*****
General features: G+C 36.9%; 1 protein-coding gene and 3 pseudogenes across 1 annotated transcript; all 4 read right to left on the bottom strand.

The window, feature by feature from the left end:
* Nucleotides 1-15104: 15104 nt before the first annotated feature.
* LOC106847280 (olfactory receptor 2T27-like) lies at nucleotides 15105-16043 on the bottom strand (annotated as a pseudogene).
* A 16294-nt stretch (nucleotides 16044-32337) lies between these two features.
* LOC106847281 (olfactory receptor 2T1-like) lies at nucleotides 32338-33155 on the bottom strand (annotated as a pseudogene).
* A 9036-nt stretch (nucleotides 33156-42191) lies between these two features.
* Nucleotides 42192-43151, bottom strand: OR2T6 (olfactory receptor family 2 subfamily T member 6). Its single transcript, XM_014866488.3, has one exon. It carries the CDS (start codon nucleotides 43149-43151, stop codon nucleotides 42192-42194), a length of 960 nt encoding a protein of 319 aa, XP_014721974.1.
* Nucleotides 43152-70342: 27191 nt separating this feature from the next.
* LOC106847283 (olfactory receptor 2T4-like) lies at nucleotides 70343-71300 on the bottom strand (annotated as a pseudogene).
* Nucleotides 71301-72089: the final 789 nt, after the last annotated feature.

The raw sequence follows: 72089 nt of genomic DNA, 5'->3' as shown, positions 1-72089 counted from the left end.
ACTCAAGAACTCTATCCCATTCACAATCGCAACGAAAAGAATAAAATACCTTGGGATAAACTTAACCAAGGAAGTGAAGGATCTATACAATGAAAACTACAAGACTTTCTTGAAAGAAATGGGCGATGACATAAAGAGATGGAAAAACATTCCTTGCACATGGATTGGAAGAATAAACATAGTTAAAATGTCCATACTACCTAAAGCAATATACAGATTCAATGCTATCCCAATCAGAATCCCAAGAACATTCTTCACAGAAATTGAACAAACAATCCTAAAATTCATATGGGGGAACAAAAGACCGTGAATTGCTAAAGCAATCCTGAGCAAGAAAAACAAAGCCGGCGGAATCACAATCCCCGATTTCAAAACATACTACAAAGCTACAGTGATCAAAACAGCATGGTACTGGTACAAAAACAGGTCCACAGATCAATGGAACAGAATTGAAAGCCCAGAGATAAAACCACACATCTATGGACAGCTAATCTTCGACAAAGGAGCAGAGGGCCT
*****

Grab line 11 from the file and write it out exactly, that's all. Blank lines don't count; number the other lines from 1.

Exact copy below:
* Nucleotides 71301-72089: the final 789 nt, after the last annotated feature.